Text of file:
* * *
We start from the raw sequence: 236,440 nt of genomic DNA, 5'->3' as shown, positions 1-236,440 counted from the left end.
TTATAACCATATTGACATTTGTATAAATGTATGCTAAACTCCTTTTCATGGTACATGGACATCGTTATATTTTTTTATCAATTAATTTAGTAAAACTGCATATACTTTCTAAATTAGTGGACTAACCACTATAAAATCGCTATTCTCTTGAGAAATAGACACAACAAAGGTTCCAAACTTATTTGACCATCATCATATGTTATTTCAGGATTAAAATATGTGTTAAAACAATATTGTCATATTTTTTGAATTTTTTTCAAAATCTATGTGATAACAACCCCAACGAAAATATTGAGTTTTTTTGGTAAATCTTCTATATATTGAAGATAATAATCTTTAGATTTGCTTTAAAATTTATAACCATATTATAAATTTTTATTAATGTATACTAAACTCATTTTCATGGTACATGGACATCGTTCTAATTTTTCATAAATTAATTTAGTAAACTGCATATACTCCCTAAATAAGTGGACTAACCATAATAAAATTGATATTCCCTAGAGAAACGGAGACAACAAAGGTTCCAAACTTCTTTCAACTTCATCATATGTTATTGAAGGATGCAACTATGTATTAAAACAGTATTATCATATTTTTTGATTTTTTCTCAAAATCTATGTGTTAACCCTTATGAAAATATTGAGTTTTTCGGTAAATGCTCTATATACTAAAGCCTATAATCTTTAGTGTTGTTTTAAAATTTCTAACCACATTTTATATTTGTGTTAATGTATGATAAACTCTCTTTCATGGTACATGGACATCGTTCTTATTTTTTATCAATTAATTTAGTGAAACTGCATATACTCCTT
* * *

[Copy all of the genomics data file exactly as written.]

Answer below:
We start from the raw sequence: 236,440 nt of genomic DNA, 5'->3' as shown, positions 1-236,440 counted from the left end.
TTATAACCATATTGACATTTGTATAAATGTATGCTAAACTCCTTTTCATGGTACATGGACATCGTTATATTTTTTTATCAATTAATTTAGTAAAACTGCATATACTTTCTAAATTAGTGGACTAACCACTATAAAATCGCTATTCTCTTGAGAAATAGACACAACAAAGGTTCCAAACTTATTTGACCATCATCATATGTTATTTCAGGATTAAAATATGTGTTAAAACAATATTGTCATATTTTTTGAATTTTTTTCAAAATCTATGTGATAACAACCCCAACGAAAATATTGAGTTTTTTTGGTAAATCTTCTATATATTGAAGATAATAATCTTTAGATTTGCTTTAAAATTTATAACCATATTATAAATTTTTATTAATGTATACTAAACTCATTTTCATGGTACATGGACATCGTTCTAATTTTTCATAAATTAATTTAGTAAACTGCATATACTCCCTAAATAAGTGGACTAACCATAATAAAATTGATATTCCCTAGAGAAACGGAGACAACAAAGGTTCCAAACTTCTTTCAACTTCATCATATGTTATTGAAGGATGCAACTATGTATTAAAACAGTATTATCATATTTTTTGATTTTTTCTCAAAATCTATGTGTTAACCCTTATGAAAATATTGAGTTTTTCGGTAAATGCTCTATATACTAAAGCCTATAATCTTTAGTGTTGTTTTAAAATTTCTAACCACATTTTATATTTGTGTTAATGTATGATAAACTCTCTTTCATGGTACATGGACATCGTTCTTATTTTTTATCAATTAATTTAGTGAAACTGCATATACTCCTT